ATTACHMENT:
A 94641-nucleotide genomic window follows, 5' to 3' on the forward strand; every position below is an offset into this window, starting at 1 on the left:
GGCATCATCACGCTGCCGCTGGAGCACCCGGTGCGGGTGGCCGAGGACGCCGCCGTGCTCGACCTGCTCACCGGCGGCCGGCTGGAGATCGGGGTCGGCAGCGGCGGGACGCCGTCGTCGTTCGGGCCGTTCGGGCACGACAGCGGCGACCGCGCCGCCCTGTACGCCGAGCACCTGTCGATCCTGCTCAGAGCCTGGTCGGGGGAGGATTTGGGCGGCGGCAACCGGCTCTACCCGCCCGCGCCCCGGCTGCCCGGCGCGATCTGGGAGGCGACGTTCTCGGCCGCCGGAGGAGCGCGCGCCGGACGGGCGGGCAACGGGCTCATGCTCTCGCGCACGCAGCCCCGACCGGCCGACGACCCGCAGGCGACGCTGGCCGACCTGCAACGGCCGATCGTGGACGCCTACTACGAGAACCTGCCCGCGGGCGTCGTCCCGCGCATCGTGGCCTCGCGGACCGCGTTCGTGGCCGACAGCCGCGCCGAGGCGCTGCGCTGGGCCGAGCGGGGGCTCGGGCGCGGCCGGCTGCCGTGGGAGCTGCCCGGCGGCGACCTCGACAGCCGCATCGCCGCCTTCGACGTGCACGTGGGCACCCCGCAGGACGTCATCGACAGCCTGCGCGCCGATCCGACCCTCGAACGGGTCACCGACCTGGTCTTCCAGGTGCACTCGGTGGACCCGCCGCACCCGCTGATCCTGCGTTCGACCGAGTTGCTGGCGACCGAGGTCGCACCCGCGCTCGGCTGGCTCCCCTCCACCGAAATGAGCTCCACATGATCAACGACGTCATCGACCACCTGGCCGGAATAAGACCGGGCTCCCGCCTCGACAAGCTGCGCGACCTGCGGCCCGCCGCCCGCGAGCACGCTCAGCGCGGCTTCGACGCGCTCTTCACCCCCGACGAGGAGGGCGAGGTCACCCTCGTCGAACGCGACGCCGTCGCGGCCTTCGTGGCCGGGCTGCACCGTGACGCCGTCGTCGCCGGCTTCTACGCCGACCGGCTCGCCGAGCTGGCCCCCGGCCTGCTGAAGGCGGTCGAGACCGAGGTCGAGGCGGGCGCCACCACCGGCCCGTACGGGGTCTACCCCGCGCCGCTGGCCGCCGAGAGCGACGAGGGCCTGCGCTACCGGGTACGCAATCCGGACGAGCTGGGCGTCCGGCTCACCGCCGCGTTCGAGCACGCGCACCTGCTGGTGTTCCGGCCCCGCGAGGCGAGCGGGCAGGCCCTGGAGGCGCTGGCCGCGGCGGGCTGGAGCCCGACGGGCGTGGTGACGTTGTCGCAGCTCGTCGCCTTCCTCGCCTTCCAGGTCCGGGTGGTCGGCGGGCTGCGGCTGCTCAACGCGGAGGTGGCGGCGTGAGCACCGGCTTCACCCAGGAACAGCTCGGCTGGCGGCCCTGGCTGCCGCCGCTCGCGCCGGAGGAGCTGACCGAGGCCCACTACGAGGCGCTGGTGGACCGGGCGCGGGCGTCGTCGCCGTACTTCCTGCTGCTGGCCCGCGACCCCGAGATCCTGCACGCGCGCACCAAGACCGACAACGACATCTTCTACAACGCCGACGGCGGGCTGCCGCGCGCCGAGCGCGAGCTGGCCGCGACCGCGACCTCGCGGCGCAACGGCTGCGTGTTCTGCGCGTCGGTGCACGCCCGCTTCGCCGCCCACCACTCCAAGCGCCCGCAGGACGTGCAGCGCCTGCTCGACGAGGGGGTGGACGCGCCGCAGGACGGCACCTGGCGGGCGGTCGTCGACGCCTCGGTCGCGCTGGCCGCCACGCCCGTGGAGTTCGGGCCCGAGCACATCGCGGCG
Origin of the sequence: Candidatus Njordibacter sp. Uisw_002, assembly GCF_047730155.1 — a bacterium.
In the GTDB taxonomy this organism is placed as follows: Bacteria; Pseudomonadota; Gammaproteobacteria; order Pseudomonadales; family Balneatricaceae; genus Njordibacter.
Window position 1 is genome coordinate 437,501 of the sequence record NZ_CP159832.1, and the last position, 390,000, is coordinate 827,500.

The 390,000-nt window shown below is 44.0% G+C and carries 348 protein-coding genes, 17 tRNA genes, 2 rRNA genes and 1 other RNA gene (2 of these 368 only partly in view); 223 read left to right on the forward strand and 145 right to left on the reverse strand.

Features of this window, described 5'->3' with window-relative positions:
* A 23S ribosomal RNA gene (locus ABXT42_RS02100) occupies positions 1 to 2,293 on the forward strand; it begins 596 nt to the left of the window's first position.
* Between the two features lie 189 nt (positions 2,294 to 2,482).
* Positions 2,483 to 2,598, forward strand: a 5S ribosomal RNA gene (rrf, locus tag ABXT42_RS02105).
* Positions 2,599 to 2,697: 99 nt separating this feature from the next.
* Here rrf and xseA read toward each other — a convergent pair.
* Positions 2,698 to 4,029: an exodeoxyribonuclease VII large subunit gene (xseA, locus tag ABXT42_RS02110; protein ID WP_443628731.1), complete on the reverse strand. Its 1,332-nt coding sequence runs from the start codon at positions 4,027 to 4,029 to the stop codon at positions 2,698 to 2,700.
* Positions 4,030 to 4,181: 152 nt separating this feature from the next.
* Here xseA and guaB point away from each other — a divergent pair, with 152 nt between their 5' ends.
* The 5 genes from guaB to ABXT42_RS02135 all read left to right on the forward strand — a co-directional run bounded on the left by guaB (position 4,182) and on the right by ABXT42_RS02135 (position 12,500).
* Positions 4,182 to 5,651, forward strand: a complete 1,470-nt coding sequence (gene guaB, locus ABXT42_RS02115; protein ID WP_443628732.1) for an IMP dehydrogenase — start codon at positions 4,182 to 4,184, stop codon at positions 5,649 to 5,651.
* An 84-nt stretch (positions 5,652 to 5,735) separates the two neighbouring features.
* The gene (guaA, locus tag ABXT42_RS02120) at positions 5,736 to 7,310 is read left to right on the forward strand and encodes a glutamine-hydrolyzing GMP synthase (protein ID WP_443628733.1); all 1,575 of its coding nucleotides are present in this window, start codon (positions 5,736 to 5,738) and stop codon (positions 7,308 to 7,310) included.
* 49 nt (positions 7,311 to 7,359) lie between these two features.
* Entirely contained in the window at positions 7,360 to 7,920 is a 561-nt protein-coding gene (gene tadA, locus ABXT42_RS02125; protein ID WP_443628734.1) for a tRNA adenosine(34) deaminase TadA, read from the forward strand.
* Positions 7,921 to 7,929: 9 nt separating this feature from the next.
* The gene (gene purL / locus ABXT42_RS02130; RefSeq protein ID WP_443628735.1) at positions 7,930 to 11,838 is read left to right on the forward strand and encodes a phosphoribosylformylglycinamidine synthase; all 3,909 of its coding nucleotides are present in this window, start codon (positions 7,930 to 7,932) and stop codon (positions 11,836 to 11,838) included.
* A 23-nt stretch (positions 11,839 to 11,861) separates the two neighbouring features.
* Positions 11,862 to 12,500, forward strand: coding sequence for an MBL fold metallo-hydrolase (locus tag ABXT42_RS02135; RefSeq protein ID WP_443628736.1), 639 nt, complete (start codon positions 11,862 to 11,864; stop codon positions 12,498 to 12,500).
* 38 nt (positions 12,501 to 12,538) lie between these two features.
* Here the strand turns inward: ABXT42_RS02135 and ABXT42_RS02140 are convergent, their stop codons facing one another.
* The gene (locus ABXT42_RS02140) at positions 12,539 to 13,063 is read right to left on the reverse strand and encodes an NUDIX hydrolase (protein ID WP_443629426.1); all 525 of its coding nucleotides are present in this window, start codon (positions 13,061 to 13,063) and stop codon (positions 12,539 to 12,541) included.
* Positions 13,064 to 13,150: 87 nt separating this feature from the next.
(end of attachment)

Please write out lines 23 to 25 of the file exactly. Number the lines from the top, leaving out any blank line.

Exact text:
* The gene (gene purL / locus ABXT42_RS02130; RefSeq protein ID WP_443628735.1) at positions 7,930 to 11,838 is read left to right on the forward strand and encodes a phosphoribosylformylglycinamidine synthase; all 3,909 of its coding nucleotides are present in this window, start codon (positions 7,930 to 7,932) and stop codon (positions 11,836 to 11,838) included.
* A 23-nt stretch (positions 11,839 to 11,861) separates the two neighbouring features.
* Positions 11,862 to 12,500, forward strand: coding sequence for an MBL fold metallo-hydrolase (locus tag ABXT42_RS02135; RefSeq protein ID WP_443628736.1), 639 nt, complete (start codon positions 11,862 to 11,864; stop codon positions 12,498 to 12,500).